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(Almost) hidden history

Surprising local monuments to once-famous people and deeds

Edward Mott Moore sculpture

Hiding in plain sight in the Rochester area are numerous out-of-the-way memorials to people and events that figured prominently in regional history. Some of these are the typical sort: honoring great men, great battles, and great achievements. Others are dedicated to women who, if mostly forgotten today, were household names over a century ago. This is the time of year to get out, take a walk, and acquaint yourself with some fascinating bits of hidden local history. 

Tucked away in the trees of Genesee Valley Park, close by the University of Rochester campus, sits a massive sculpture—as big as a truck—of Edward Mott Moore (1814–1902). In his day, Moore was a Rochester big shot: renowned surgeon, head of the American Medical Association, and president of the University of Rochester board of trustees. Considered the father of the Rochester park system, Moore brought famed landscape architect Frederick Law Olmsted here to design an “emerald necklace” of parks along the Genesee River—hence his place of honor in the park where he sits gazing across the lawn rolling down to the water. Although today his statue is visited mostly by pigeons, Moore is not forgotten: each year the Monroe County Medical Society presents an award in his name “to both a physician and a layperson whose lives reflect the qualities exemplified by Dr. Edward Mott Moore as a physician, teacher, investigator, leader and contributor to the community.” 

The monument is on the east side of Moore Drive, a short distance from Elmwood Avenue. 

The Groveland Ambuscade Monument, a modest obelisk standing on a ridge near the southern end of Conesus Lake, honors Americans killed in an ambush by British soldiers and allied Seneca warriors during the Revolutionary War. In September 1779, George Washington ordered troops under General John Sullivan to drive out the Seneca, who had been conducting raids in western New York. Once near Conesus, Sullivan sent out a scouting party led by Lieutenant Thomas Boyd and Sergeant Michael Parker to locate the British and Seneca force. The party was ambushed, and many of its members were slain. Boyd and Parker were taken prisoner and later gruesomely tortured and killed. They were buried at the site of the battle, but in 1841 their bodies were reinterred, with military honors, in Rochester’s Mt. Hope Cemetery.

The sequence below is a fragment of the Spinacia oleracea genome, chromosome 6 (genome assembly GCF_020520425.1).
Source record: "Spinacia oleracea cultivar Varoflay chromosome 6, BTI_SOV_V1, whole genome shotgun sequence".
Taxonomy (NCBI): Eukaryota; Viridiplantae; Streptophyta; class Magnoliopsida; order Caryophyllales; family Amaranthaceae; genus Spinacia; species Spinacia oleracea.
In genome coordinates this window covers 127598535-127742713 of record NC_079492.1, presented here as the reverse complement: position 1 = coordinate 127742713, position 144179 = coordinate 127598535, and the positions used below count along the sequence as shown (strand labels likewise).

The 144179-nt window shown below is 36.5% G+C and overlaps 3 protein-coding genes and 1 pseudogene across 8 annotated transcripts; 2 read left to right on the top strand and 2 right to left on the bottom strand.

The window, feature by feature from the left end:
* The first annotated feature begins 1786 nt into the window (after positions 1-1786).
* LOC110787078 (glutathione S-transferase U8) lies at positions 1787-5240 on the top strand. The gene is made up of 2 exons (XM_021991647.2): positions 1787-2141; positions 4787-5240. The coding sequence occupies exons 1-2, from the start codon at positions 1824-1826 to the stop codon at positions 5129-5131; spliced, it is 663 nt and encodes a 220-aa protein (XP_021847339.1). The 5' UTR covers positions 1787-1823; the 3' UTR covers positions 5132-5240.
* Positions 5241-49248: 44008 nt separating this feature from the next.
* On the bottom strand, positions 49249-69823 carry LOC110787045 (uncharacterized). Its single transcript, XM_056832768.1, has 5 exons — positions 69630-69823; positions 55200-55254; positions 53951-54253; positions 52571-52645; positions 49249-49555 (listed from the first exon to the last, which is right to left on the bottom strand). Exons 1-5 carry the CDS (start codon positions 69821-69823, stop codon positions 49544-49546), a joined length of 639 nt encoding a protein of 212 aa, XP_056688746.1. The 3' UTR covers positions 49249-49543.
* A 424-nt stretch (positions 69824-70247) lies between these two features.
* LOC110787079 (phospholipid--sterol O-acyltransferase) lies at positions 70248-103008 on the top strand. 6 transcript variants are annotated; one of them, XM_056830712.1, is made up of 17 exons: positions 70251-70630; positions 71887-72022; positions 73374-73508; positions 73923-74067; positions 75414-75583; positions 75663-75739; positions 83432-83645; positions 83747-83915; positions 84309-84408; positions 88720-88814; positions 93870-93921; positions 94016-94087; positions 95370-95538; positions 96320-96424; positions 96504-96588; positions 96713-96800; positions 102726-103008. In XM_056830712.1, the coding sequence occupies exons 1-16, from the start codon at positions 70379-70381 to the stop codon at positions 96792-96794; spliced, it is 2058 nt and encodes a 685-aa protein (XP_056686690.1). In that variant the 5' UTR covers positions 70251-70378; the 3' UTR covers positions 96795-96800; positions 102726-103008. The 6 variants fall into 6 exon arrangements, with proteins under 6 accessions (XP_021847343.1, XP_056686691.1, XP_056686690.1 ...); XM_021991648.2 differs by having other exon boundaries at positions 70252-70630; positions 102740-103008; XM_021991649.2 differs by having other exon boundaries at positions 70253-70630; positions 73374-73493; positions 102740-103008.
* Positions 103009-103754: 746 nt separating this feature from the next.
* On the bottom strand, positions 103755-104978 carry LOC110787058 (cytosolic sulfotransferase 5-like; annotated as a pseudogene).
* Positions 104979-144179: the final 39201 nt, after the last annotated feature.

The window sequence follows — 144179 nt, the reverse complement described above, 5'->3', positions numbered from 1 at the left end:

The obelisk is a short walk from a parking lot at 5440 David Gray Hill Road, Geneseo. Another monument, where Boyd and Parker were killed, is at 3072-3078 Cuylerville Road, Leicester. 

On November 1, 1926, Rochesterians marked the 100th anniversary of the completion of the Erie Canal by dedicating a cairn in Eastern Widewaters Park—Cobb’s Hill Park today. Originally, the Erie Canal curved around Cobb’s Hill. Later, it was straightened and enlarged to create the Eastern Widewaters, a body large enough to allow barges to turn around. In 1917, the Eastern Widewaters was partially filled in to construct the Armory, leaving the park and the somewhat grandly named Lake Riley. The cairn was constructed of stones from the canal. 

The monument is near 145 Culver Road, in the park across the street from the old Armory building. 

In February 1861, president-elect Abraham Lincoln made his way by train from his home in Springfield, Illinois, to Washington, D.C., for his inauguration in March, making dozens of stops along the way to address crowds of admirers. He paused in Rochester on February 18 and spoke briefly from a platform on his train to a crowd of thousands. That whistle-stop speech is commemorated by a plaque in the High Falls district, placed there in 1912 as part of the city’s centennial celebrations. It reads, “Near this spot on the morning of February 18, 1861, Abraham Lincoln Addressed the Citizens of Rochester.”